The Fastest Way to Lose Your Home

Reverse Mortgages

 

When I say “reverse mortgages” to people in my office I office get very emotional reactions.  They sit across the desk from me, cross their arms and proclaim, “There is no way I would ever do that.  It is a scam and I could lose my house!”

 

Now, to be clear, I am not a reverse mortgage expert.  But I have had this article reviewed by a local reverse mortgage broker to ensure the accuracy of the contents.

 

I will start with the “pro’s” and end with the “con’s.”

 

In its purest form, what is a reverse mortgage?

 

Answer: You take out a loan against the equity of your home which you are not required to pay back until you sell your home.

 

This could make sense if you consider the other options:

 

You have to make payments on a home equity line of credit.

 

You have to make payments on a second mortgage.

 

If you refinance your home you would have to make payments.

 

Who likes making payments anyway?

 

I’m going to rattle off some common objections people have to reverse mortgages.

 

“The bank is going to steal my house away and I’ll have to move in with my kids.”

 

This really isn’t true.  If you get a reverse mortgage, the only stipulations are:

 

  1. You pay your property taxes.
  2. You pay your homeowner’s insurance.
  3. You pay your HOA fees.
  4. You keep your house in decent shape.

 

As long as you do all that, you have nothing to worry about.  The bank cannot come in and steal your house away.

 

“I have to pay high-interest rates on the loan.”

 

While reverse mortgages have slightly higher rates, they are still competitive. Right now rates are in the mid 2% range for ARM’s and in the mid 4% range for the fixed rate reverse mortgage product.

 

Let’s say your house is worth $100,000.  You get a reverse mortgage and the bank gives you $40,000 at a 5% interest rate.  Like I mentioned before, you do not need to make payments on the $40,000 loan.  (payments are defined as principal and interest)

 

You live in the house another 20 years, at which point the loan (which has been compounding at 5%) is now around $200,000.  Oh no!  What happens now!

 

Nothing.  You can continue to live in the house and when you sell it (or your kids sell it after your passing), you have to pay back the loan.

 

“But what if the outstanding loan is more than the value of my house?!  What if my house is worth $150,000 and I owe $200,000 to the bank!” I’ll be underwater and owe the bank money.

 

No, you wouldn’t.  FHA insurance (government insurance) covers any money between the home’s value and the value of the loan.

 

That’s right!  If you sell the home for $150,000 and you own $200,000 on the reverse mortgage, the bank (and government) covers the $50,000.  You never have to pay it back.  This is a HUGE benefit.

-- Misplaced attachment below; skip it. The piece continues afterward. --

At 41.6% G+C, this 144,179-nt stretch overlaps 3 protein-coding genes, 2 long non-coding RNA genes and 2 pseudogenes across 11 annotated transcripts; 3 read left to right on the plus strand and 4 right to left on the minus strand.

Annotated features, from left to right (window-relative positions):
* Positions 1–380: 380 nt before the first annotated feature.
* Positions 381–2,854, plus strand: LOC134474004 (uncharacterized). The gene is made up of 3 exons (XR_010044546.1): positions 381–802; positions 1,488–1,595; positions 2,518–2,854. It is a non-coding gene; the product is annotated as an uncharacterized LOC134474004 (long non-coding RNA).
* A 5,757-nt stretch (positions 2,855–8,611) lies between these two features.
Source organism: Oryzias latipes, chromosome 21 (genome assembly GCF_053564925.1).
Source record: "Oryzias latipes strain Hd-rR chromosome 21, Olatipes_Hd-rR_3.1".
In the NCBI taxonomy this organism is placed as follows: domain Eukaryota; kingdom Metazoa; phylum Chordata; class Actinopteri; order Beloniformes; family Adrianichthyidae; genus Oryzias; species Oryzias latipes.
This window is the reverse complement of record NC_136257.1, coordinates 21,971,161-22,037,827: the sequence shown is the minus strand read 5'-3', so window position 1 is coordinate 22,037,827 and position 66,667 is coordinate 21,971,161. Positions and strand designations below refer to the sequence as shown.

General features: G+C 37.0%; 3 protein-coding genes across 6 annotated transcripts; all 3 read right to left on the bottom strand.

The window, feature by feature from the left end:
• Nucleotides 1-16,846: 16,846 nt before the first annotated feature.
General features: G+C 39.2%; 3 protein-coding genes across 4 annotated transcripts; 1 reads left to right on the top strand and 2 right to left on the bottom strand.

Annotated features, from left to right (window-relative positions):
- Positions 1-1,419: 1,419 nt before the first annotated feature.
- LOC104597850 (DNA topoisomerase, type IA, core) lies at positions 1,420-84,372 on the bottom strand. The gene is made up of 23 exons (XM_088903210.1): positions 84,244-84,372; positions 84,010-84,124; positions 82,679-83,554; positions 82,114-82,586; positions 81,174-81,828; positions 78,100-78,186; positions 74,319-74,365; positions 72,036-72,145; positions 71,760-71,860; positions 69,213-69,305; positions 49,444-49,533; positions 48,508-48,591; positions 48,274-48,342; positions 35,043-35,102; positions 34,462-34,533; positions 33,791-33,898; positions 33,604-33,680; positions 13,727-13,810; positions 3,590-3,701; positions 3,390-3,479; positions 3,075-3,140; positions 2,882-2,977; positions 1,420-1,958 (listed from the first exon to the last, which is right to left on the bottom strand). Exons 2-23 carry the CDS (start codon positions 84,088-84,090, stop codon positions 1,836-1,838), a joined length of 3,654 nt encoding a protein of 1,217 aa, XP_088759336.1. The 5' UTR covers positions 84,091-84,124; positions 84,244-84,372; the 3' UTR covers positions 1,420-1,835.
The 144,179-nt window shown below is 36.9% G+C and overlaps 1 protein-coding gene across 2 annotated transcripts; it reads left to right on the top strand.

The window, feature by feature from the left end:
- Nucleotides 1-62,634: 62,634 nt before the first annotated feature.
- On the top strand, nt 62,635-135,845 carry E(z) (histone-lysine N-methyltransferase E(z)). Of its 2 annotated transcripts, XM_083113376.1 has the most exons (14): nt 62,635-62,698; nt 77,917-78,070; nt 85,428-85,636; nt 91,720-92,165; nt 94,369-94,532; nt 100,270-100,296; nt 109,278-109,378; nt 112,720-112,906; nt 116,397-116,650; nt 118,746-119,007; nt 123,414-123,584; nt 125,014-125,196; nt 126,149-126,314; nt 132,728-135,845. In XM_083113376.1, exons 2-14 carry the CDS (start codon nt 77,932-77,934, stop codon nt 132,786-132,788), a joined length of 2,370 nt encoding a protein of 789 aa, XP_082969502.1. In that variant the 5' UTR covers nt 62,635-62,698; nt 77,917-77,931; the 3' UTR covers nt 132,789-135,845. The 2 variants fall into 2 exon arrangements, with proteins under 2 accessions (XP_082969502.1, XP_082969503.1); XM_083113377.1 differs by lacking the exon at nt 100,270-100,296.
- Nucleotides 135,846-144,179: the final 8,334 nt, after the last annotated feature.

“What happens if my house is worth $200,000 and I owe $100,000 to the bank for the reverse mortgage, and then I sell the house?”

 

You get the $100,000 of equity.  All you need to do is pay off the reverse mortgage loan with the bank, and keep the rest, after normal closing costs.

 

“Is the money I get from the reverse mortgage taxed?”  No.

 

“Can the bank cancel the loan and ask for all the money back?”  No.

 

“What kind of homes qualify?”

 

Basically anything but a condo.  Single-family homes, townhouses and villas are fine.

 

“Can I get a reverse mortgage if I still have a mortgage on my home?”

 

Yes, depending on how much equity you have.  Let’s say you own a $100,000 home and owe $30,000.  A reverse mortgage could pay off the loan so you don’t need to make any more payments.

 

“How much will the bank give me?  How do they determine the payout?”

 

It mostly depends on your age.  One spouse must be at least 62 years old.

 

“What choices do I have for a payout?”

 

You can get monthly payments.

 

You can use it as a line of credit and take money from it when you need to.

 

You can get a lump sum.

 

Or a combination of these if you have enough equity.

 

The “Con’s”

 

1. There is a good chance your kids won’t get the home.

 

2. If your health declines and you need to go to a nursing home for twelve consecutive months or more, you must pay back the loan because your house no longer qualifies as a “primary residence.”  If you can’t pay back the loan it could go into foreclosure.   You can always pay back the loan by selling the house, foreclosure is not the only option here.

 

3. There are quite a few upfront costs.  Much like closing on a new mortgage.

 

“Dave, do you recommend reverse mortgages?”

 

It is not my place to recommend this strategy, and I do not utilize it in the financial planning I do for my clients.  But I do believe it works in some situations.  It truly depends on your comfort level and living situation. If you are interested in exploring this option let me know so I can point you in the right direction.

 

Be Blessed,

 

Dave

 

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